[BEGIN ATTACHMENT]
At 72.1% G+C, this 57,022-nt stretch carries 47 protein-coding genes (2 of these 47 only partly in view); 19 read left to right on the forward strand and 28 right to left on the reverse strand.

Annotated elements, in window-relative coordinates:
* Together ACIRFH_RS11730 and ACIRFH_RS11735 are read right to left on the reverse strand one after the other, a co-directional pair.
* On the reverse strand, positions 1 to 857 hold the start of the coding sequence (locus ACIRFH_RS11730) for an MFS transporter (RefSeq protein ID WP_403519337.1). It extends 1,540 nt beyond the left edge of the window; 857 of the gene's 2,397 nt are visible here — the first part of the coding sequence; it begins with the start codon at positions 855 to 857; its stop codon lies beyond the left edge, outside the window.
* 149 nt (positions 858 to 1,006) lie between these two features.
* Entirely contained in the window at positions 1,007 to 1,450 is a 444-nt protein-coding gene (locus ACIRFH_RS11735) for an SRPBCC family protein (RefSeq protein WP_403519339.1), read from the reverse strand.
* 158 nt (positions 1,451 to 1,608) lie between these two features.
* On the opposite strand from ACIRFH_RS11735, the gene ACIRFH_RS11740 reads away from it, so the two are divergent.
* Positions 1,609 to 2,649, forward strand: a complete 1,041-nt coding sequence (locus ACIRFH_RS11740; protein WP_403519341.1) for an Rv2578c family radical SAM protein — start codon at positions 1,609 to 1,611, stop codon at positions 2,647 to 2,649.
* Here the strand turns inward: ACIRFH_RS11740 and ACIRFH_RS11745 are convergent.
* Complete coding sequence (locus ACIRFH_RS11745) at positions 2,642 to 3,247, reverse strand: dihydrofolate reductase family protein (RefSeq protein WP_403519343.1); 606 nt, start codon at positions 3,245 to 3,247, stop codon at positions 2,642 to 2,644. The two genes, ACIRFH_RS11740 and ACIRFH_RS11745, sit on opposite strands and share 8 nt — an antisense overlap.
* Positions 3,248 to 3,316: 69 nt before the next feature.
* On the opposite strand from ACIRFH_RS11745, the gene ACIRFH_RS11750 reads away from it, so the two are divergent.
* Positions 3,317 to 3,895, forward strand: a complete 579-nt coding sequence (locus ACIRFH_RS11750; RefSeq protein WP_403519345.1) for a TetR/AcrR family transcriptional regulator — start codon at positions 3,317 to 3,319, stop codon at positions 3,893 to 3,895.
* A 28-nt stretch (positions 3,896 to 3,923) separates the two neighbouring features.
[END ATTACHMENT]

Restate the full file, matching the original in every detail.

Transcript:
At 72.1% G+C, this 57,022-nt stretch carries 47 protein-coding genes (2 of these 47 only partly in view); 19 read left to right on the forward strand and 28 right to left on the reverse strand.

Annotated elements, in window-relative coordinates:
* Together ACIRFH_RS11730 and ACIRFH_RS11735 are read right to left on the reverse strand one after the other, a co-directional pair.
* On the reverse strand, positions 1 to 857 hold the start of the coding sequence (locus ACIRFH_RS11730) for an MFS transporter (RefSeq protein ID WP_403519337.1). It extends 1,540 nt beyond the left edge of the window; 857 of the gene's 2,397 nt are visible here — the first part of the coding sequence; it begins with the start codon at positions 855 to 857; its stop codon lies beyond the left edge, outside the window.
* 149 nt (positions 858 to 1,006) lie between these two features.
* Entirely contained in the window at positions 1,007 to 1,450 is a 444-nt protein-coding gene (locus ACIRFH_RS11735) for an SRPBCC family protein (RefSeq protein WP_403519339.1), read from the reverse strand.
* 158 nt (positions 1,451 to 1,608) lie between these two features.
* On the opposite strand from ACIRFH_RS11735, the gene ACIRFH_RS11740 reads away from it, so the two are divergent.
* Positions 1,609 to 2,649, forward strand: a complete 1,041-nt coding sequence (locus ACIRFH_RS11740; protein WP_403519341.1) for an Rv2578c family radical SAM protein — start codon at positions 1,609 to 1,611, stop codon at positions 2,647 to 2,649.
* Here the strand turns inward: ACIRFH_RS11740 and ACIRFH_RS11745 are convergent.
* Complete coding sequence (locus ACIRFH_RS11745) at positions 2,642 to 3,247, reverse strand: dihydrofolate reductase family protein (RefSeq protein WP_403519343.1); 606 nt, start codon at positions 3,245 to 3,247, stop codon at positions 2,642 to 2,644. The two genes, ACIRFH_RS11740 and ACIRFH_RS11745, sit on opposite strands and share 8 nt — an antisense overlap.
* Positions 3,248 to 3,316: 69 nt before the next feature.
* On the opposite strand from ACIRFH_RS11745, the gene ACIRFH_RS11750 reads away from it, so the two are divergent.
* Positions 3,317 to 3,895, forward strand: a complete 579-nt coding sequence (locus ACIRFH_RS11750; RefSeq protein WP_403519345.1) for a TetR/AcrR family transcriptional regulator — start codon at positions 3,317 to 3,319, stop codon at positions 3,893 to 3,895.
* A 28-nt stretch (positions 3,896 to 3,923) separates the two neighbouring features.